The life of a lifeguard; advantages of getting involved in CRT
One has to only look at popular media to be inspired to become a lifeguard or paramedic. From Baywatch to Grey’s Anatomy, the responders are glorified, and for good reason too. Maintaining a cool head and knowing what to do in situations which are beyond the ordinary realm requires a tremendous amount of training. Saving or safeguarding one life, however, makes all of the hard work worth it.
The Campus Response Team at the University of Waterloo, is a group of dedicated volunteers from all faculties and years. They are continuously learning life-saving skills, buffering the UW Police Services and helping make campus events safer. One of the largest funded Feds services on campus, it is the epitome of what a well-oiled campus should look like. It usually consists of about 40-55 volunteers, lead by a group of 8 members acting as the organizing committee. The office for the team is located on the second floor of the Student Life Centre, and boasts a very well equipped storage of first aid supplies. To become a first aid responder on the University of Waterloo’s Campus Response Team, the standard first aid CPR level C along with the Health Care professional standard is required to qualify for an interview.
The interview process consists of a half day of skill testing activities, usually organized at the Student Life Centre. This usually occurs within the first month of a term, so it is paramount to apply and get involved at the right time. It’s also required that you obtain your certifications before the interview weekend. There are numerous subsidized HCP CRP-C training sessions available every term at the University by the Lifesaving Society. Most of these sessions occur over a weekend and require the entire day, with the qualifying tests being administered on the last day.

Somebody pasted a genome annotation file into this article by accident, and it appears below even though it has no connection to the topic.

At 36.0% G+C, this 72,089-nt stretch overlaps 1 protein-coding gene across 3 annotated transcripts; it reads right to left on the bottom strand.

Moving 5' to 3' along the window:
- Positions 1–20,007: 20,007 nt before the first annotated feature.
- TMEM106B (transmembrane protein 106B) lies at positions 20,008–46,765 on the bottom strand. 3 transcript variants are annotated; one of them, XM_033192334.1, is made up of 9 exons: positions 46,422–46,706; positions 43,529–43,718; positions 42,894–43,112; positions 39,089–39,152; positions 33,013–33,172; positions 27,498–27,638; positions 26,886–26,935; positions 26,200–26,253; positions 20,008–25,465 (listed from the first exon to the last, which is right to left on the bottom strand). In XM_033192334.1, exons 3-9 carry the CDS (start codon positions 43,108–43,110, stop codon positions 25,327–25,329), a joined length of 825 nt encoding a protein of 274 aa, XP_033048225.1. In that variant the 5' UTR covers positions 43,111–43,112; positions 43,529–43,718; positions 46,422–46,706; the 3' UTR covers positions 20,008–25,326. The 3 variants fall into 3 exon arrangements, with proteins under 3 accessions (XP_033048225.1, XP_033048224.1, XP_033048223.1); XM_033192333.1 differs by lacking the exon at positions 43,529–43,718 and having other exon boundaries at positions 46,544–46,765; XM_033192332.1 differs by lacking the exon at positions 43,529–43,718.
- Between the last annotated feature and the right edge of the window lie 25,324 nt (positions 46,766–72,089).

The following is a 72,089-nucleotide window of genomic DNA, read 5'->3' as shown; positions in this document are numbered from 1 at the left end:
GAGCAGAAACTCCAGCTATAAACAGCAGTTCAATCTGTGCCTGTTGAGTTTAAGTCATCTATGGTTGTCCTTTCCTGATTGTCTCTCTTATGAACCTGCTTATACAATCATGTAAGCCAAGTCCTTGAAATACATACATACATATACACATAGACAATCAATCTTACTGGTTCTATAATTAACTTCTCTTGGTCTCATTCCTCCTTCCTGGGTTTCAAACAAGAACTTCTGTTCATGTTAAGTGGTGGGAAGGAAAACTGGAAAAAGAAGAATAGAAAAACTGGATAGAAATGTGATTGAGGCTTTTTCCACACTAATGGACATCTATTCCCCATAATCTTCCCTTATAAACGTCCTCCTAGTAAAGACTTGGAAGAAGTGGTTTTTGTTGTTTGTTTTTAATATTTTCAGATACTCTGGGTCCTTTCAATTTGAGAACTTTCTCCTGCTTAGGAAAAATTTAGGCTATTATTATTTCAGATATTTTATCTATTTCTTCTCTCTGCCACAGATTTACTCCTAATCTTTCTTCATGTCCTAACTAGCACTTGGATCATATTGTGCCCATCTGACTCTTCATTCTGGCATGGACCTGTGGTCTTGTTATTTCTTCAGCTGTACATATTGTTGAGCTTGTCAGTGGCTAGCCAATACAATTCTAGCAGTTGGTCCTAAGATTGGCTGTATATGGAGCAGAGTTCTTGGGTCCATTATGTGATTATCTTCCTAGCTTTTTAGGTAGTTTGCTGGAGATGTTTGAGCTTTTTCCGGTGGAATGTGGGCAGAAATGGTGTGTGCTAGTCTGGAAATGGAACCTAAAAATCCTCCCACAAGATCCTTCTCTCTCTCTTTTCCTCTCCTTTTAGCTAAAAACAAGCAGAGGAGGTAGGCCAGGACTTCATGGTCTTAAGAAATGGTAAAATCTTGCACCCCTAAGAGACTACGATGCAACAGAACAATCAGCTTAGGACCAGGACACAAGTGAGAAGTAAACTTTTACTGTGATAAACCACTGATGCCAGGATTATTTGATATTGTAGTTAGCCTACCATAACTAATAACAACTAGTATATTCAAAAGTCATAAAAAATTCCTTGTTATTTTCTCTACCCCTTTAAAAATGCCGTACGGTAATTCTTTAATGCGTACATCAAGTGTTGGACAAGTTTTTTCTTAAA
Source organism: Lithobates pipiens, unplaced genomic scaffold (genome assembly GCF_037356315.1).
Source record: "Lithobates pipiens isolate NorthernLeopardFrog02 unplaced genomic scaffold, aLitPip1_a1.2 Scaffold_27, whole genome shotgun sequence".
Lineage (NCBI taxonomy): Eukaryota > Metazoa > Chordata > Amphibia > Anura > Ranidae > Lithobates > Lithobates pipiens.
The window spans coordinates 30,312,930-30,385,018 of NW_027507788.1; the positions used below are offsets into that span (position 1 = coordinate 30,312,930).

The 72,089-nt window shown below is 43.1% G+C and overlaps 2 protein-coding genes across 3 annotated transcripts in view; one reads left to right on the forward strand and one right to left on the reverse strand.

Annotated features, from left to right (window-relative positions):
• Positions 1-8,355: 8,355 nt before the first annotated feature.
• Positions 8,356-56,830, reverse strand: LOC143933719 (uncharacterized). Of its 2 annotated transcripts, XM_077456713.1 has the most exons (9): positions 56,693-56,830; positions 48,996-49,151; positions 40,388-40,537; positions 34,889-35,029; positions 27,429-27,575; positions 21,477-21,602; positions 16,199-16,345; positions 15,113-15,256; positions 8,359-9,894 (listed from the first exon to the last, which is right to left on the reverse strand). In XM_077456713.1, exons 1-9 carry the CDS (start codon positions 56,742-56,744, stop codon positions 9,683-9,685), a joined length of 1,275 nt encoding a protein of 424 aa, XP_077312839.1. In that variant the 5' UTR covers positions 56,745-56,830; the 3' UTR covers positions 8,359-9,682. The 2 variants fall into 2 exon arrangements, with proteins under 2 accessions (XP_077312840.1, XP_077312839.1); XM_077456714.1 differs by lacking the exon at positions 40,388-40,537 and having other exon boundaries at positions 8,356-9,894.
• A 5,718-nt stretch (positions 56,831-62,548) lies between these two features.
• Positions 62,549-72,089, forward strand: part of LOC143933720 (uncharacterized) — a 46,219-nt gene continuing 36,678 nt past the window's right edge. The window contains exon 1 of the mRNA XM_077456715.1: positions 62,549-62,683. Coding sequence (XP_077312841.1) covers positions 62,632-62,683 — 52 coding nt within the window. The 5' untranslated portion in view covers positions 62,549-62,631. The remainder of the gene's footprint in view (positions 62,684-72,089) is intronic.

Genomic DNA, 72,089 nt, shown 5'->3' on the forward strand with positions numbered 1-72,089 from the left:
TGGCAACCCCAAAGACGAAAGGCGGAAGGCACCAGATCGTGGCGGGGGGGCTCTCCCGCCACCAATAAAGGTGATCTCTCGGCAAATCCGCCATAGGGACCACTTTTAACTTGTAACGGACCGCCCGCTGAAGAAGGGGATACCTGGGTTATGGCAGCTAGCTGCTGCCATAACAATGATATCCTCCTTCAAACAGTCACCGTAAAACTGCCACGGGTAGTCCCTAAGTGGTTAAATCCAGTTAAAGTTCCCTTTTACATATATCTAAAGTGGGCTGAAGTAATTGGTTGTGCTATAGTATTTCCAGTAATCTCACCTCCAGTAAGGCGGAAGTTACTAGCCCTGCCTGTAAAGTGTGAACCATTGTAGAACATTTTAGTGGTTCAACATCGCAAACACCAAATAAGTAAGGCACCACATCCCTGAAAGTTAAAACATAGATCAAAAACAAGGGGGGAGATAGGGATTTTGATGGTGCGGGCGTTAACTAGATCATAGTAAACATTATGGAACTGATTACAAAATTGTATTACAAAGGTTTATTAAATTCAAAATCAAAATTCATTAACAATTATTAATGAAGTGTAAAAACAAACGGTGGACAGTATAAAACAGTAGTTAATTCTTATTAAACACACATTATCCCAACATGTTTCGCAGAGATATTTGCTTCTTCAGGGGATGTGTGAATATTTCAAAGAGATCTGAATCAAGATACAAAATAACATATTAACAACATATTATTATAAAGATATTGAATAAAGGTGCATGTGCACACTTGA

The average qualified and selected responder spends close to 8-12 hours of volunteering over a term at campus events. It also includes mandatory weekly training of about 2 hours, participation at the Causality Stimulation event held by the team and travelling to neighbouring universities to participate in competitions. It would be to your advantage to take this into consideration with the demand of handling a full course load.
That being said, the members enjoy a lot of perks. Not only would you know how to react and what exactly to do, in the case an emergency arises, and potentially save lives, you also form a strong social group to support you through your academic efforts. There is a lot of fun to be had: there are socials of very novel and constructive natures with awards and certificates designed to hone and appreciate skill and dedication. There are many health related disciplines where these qualifications are required, and the skills developed desired. The application of the skills that you learn from this process can prove to be invaluable in real-life emergency scenarios. Joining this team early on in your undergrad career will enable you to be highly efficient in time management, develop interpersonal skills and introduce you to a new perspective, that, of a lifeguard.